A sustained period of bad weather has led NFU Scotland to deliver a series of asks to the Scottish Government, including a grant scheme to build inclement weather resilience in the sector.

The organisation argues that agricultural businesses across Scotland, along with many businesses upstream and downstream that rely on them, have suffered as a result of sustained cold and wet weather.

The letter points out that lambing and calving have been extremely challenging this year and that losses, late turnout and additional feeding requirements have resulted in significant financial and emotional pressures.

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In the letter, president Martin Kennedy says: “Farming and crofting have always been at the mercy of the weather, and it is obvious that every agricultural business must adapt and build resilience in the face of more extreme and less predictable weather.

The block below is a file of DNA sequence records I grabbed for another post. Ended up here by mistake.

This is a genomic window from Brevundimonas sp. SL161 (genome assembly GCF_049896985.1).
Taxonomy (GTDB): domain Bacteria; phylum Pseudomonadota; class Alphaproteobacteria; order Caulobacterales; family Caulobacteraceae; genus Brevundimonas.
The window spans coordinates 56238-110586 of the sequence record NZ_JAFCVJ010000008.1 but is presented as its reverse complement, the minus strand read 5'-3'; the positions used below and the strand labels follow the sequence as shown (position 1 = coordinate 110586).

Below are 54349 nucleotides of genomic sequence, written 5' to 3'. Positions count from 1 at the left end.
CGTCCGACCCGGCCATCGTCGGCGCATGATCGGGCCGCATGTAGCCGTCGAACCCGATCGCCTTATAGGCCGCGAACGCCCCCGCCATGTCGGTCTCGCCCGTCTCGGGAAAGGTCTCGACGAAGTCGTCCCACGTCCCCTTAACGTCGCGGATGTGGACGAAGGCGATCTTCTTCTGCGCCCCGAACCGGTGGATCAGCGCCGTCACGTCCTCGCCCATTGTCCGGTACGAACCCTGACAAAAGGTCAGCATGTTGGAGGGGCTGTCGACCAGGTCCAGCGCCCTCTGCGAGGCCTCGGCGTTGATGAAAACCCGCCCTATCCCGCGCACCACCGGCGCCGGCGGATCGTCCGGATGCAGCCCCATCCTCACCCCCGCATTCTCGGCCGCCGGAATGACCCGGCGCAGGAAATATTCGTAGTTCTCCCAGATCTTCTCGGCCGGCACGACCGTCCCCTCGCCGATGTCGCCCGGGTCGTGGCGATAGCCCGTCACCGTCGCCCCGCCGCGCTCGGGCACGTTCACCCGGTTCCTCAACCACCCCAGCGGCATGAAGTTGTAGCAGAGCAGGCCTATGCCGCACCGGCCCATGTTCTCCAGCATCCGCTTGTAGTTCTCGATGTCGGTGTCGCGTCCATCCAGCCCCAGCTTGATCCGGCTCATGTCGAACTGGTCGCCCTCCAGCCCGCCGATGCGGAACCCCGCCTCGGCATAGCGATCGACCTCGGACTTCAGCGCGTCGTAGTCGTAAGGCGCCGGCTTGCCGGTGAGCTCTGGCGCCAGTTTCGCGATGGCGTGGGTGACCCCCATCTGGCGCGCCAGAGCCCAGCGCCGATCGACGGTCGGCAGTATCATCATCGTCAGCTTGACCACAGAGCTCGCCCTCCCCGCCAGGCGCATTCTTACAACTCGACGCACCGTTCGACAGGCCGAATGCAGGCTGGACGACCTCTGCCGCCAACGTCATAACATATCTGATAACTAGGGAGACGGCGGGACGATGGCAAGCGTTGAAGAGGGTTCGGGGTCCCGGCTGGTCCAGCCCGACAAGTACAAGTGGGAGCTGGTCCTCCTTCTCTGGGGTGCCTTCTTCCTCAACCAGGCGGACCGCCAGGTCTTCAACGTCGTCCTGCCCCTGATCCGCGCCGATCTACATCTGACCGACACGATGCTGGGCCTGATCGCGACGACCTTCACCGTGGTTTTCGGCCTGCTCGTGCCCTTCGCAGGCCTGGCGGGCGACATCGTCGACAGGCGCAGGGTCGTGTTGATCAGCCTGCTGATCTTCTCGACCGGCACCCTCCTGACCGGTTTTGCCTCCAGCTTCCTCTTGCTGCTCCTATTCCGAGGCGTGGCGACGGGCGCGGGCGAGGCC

“In helping to achieve that, we consider that the Scottish Government can and should act in the short and medium term to protect then enhance our unique role in the provision of food and public goods – a productive and resilient agriculural sector is key to the economic, environmental and social wellbeing of Scotland.”

In the short-term the NFUS asks for a temporary suspension of all farm-based inspection requirements; a pragmatic approach to enforcement of environmental regulations; temporary derogation from Ecological Focus Area; an immediate review of the water environment regulations and the creation of beaver exclusion zones.

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In the medium-term, the union asks for the return of £46 million of still outstanding uncommitted funds to the agri portfolio. As part of this, £40m be returned to top up the basic payment scheme.

Finally, that £6m be spent as capital through a grant scheme open to all agricultural businesses to build resilience to weather extremes.